Ten Memorable Quotes from William Gaddis’ Letters

New Books
Here are ten of my favorite moments from these hugely interesting letters.


Interviews from Conversational Reading

New Books
See this page for interviews with leading authors, translators, publishers, and more.


  • [[there.]] by Lance Olsen December 15, 2014
    Lance Olsen is the author of two recent works, [[there.]] and Theories of Forgetting (FC2). The second presents three narratives in a clearly fictional mode while the first offers day-to-day thoughts on living in another country. We rightly suspect that any artist’s memoir or diary ought to be viewed as written with a prospective public in mind, no matter ho […]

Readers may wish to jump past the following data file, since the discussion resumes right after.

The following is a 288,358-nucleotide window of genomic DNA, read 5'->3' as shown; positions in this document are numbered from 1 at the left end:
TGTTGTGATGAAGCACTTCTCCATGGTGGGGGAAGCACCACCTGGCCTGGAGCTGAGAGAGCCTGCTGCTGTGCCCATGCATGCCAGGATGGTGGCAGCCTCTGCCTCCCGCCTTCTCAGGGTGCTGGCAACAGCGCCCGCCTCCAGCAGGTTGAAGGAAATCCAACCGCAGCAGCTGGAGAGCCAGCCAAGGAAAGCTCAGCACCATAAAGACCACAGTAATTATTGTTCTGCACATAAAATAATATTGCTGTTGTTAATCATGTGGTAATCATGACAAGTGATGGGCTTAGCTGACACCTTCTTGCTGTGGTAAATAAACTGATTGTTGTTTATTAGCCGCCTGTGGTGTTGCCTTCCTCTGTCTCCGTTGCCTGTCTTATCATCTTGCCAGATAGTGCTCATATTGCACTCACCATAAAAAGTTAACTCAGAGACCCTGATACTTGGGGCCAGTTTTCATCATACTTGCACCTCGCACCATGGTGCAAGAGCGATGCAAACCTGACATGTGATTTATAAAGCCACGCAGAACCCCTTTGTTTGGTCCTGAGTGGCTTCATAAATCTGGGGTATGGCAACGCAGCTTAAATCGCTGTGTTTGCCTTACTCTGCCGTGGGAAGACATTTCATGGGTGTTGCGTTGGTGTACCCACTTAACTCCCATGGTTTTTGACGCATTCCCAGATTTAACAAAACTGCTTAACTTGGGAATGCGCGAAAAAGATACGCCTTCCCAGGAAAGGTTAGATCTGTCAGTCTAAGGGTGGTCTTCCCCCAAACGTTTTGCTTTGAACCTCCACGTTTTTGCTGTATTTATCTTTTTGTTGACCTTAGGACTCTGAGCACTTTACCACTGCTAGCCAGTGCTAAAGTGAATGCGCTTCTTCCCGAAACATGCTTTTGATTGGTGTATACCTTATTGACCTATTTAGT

• Noir and Nihilism in True Detective December 15, 2014
    "It’s just one story. The oldest. . . . Light versus dark." Spanning 8 episodes between January and March of 2014, HBO’s runaway hit True Detective challenged the status quo of contemporary crime drama. The show has been widely celebrated for its philosophy, complexity, and visual aesthetic. Co-starring actors Matthew McConaughey as Rustin "Ru […]
  • The Colonel’s World December 15, 2014
    Mahmoud Dowlatabadi (born 1940) is considered by many the living Iranian novelist, a perennial Nobel Prize candidate. Dowlatabadi wrote The Colonel some thirty years ago, because in his own words he had been “afflicted.” The subject forced him to sit at the desk and write nonstop for two years. “Writing The Colonel I felt a strong sense of indignation and pa […]